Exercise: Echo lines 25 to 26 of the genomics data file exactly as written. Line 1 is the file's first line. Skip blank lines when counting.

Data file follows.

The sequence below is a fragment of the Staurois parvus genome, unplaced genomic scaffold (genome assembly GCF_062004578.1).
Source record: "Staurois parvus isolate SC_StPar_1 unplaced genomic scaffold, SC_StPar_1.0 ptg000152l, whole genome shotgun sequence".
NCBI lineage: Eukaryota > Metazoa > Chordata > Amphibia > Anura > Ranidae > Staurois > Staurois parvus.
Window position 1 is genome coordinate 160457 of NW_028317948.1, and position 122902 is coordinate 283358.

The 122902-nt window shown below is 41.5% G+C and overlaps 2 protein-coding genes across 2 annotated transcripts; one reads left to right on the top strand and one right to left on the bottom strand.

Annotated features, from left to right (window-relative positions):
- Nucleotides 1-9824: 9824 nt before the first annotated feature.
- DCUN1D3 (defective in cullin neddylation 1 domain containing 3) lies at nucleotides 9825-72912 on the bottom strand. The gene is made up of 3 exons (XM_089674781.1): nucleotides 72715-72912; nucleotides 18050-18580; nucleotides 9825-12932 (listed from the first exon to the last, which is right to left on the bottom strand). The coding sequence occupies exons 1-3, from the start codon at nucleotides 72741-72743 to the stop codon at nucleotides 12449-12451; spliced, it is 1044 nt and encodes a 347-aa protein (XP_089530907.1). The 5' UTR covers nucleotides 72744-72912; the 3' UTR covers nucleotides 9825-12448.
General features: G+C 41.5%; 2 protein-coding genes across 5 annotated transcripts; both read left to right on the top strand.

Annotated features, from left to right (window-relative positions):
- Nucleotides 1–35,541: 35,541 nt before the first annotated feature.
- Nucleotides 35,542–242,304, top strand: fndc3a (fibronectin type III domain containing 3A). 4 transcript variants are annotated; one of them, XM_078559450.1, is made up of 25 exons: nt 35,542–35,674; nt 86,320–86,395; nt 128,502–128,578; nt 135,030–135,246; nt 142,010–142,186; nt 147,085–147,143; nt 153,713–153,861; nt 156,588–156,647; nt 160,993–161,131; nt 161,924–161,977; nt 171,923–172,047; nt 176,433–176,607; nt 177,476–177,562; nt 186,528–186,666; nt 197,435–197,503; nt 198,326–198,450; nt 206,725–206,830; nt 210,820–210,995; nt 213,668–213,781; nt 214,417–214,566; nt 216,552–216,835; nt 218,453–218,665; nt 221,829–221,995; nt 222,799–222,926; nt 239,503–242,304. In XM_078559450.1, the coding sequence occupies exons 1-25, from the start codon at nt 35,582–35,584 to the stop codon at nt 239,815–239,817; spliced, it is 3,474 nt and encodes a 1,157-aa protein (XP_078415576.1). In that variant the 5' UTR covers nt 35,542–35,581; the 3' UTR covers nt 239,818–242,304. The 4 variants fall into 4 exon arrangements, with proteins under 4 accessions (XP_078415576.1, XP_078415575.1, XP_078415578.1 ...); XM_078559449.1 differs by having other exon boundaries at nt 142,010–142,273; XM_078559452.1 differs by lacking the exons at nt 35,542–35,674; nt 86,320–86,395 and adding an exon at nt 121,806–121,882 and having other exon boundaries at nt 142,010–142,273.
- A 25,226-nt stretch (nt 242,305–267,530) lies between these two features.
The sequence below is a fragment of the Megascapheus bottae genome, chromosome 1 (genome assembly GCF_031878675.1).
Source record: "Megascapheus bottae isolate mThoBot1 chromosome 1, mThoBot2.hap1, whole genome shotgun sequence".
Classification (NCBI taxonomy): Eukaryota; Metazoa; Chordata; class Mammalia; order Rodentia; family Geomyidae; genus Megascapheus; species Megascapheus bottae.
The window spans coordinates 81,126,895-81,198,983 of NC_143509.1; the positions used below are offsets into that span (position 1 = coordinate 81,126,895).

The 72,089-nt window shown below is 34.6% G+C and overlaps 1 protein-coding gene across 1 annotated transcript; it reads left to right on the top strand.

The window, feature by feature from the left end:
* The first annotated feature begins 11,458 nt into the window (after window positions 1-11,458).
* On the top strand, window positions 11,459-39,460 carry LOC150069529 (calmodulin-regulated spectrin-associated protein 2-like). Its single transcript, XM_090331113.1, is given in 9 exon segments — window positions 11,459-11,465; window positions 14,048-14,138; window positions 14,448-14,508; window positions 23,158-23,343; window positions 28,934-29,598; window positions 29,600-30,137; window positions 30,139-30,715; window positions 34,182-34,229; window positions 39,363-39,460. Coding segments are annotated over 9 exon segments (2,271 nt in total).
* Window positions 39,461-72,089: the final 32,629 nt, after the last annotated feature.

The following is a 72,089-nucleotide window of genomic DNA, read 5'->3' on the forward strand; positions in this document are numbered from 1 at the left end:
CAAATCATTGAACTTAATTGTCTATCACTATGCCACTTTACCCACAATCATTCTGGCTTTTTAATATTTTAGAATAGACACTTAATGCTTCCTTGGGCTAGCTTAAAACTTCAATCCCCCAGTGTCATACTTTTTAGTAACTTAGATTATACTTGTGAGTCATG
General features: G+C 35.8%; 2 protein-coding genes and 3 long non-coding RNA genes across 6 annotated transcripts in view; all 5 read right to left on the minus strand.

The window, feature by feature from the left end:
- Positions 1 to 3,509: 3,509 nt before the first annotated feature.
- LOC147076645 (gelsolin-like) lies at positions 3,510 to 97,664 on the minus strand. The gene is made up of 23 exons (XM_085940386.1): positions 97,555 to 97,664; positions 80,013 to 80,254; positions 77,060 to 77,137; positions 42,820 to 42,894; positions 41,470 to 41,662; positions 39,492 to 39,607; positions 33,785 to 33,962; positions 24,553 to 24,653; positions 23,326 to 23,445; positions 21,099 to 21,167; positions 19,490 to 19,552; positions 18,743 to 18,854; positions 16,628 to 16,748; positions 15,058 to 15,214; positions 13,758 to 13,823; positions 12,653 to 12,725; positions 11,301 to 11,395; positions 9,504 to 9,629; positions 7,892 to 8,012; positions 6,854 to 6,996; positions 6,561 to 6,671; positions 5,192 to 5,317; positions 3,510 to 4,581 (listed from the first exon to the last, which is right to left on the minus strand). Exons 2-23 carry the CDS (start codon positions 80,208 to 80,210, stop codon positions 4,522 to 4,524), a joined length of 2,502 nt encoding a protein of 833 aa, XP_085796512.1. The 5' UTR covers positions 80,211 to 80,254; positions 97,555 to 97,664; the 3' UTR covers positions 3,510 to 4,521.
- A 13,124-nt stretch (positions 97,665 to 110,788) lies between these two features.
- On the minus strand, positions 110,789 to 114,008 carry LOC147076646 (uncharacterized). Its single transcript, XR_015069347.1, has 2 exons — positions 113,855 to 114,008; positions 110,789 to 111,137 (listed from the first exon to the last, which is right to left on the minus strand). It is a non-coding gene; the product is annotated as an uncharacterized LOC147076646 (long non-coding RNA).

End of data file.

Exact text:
General features: G+C 35.8%; 2 protein-coding genes and 3 long non-coding RNA genes across 6 annotated transcripts in view; all 5 read right to left on the minus strand.

The window, feature by feature from the left end: